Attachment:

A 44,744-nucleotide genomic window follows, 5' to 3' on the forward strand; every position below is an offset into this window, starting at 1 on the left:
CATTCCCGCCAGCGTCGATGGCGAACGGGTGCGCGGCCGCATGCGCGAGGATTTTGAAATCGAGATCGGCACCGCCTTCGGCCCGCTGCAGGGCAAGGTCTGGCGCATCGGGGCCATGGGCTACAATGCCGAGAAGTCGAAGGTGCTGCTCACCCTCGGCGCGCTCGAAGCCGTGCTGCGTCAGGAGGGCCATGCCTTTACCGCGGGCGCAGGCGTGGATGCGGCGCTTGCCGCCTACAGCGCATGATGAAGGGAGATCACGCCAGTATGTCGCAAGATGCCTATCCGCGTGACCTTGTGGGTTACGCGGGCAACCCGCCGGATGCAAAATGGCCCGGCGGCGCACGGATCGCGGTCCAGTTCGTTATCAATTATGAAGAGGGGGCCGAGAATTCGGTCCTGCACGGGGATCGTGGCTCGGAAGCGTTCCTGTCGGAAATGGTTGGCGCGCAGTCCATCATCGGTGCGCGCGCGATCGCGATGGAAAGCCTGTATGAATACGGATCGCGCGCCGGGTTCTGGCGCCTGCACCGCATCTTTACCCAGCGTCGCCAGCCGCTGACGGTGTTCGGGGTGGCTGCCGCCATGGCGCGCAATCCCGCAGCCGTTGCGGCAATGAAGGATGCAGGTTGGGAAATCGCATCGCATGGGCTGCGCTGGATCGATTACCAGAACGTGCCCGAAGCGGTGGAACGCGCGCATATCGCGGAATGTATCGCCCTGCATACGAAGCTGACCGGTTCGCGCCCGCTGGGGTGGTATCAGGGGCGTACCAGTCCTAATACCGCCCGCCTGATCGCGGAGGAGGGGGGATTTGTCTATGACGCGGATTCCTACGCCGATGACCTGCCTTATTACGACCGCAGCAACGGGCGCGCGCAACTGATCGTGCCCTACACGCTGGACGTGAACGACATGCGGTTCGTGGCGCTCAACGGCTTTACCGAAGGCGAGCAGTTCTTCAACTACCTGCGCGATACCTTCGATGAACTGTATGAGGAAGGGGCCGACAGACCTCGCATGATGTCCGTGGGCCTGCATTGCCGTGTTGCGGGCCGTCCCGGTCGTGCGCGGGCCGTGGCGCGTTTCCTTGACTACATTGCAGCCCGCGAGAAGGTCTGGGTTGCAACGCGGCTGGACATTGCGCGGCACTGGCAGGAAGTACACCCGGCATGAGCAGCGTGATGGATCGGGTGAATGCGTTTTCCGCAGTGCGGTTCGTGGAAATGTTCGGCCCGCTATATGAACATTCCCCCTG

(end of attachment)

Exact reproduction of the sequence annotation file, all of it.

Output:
A 44,744-nucleotide genomic window follows, 5' to 3' on the forward strand; every position below is an offset into this window, starting at 1 on the left:
CATTCCCGCCAGCGTCGATGGCGAACGGGTGCGCGGCCGCATGCGCGAGGATTTTGAAATCGAGATCGGCACCGCCTTCGGCCCGCTGCAGGGCAAGGTCTGGCGCATCGGGGCCATGGGCTACAATGCCGAGAAGTCGAAGGTGCTGCTCACCCTCGGCGCGCTCGAAGCCGTGCTGCGTCAGGAGGGCCATGCCTTTACCGCGGGCGCAGGCGTGGATGCGGCGCTTGCCGCCTACAGCGCATGATGAAGGGAGATCACGCCAGTATGTCGCAAGATGCCTATCCGCGTGACCTTGTGGGTTACGCGGGCAACCCGCCGGATGCAAAATGGCCCGGCGGCGCACGGATCGCGGTCCAGTTCGTTATCAATTATGAAGAGGGGGCCGAGAATTCGGTCCTGCACGGGGATCGTGGCTCGGAAGCGTTCCTGTCGGAAATGGTTGGCGCGCAGTCCATCATCGGTGCGCGCGCGATCGCGATGGAAAGCCTGTATGAATACGGATCGCGCGCCGGGTTCTGGCGCCTGCACCGCATCTTTACCCAGCGTCGCCAGCCGCTGACGGTGTTCGGGGTGGCTGCCGCCATGGCGCGCAATCCCGCAGCCGTTGCGGCAATGAAGGATGCAGGTTGGGAAATCGCATCGCATGGGCTGCGCTGGATCGATTACCAGAACGTGCCCGAAGCGGTGGAACGCGCGCATATCGCGGAATGTATCGCCCTGCATACGAAGCTGACCGGTTCGCGCCCGCTGGGGTGGTATCAGGGGCGTACCAGTCCTAATACCGCCCGCCTGATCGCGGAGGAGGGGGGATTTGTCTATGACGCGGATTCCTACGCCGATGACCTGCCTTATTACGACCGCAGCAACGGGCGCGCGCAACTGATCGTGCCCTACACGCTGGACGTGAACGACATGCGGTTCGTGGCGCTCAACGGCTTTACCGAAGGCGAGCAGTTCTTCAACTACCTGCGCGATACCTTCGATGAACTGTATGAGGAAGGGGCCGACAGACCTCGCATGATGTCCGTGGGCCTGCATTGCCGTGTTGCGGGCCGTCCCGGTCGTGCGCGGGCCGTGGCGCGTTTCCTTGACTACATTGCAGCCCGCGAGAAGGTCTGGGTTGCAACGCGGCTGGACATTGCGCGGCACTGGCAGGAAGTACACCCGGCATGAGCAGCGTGATGGATCGGGTGAATGCGTTTTCCGCAGTGCGGTTCGTGGAAATGTTCGGCCCGCTATATGAACATTCCCCCTG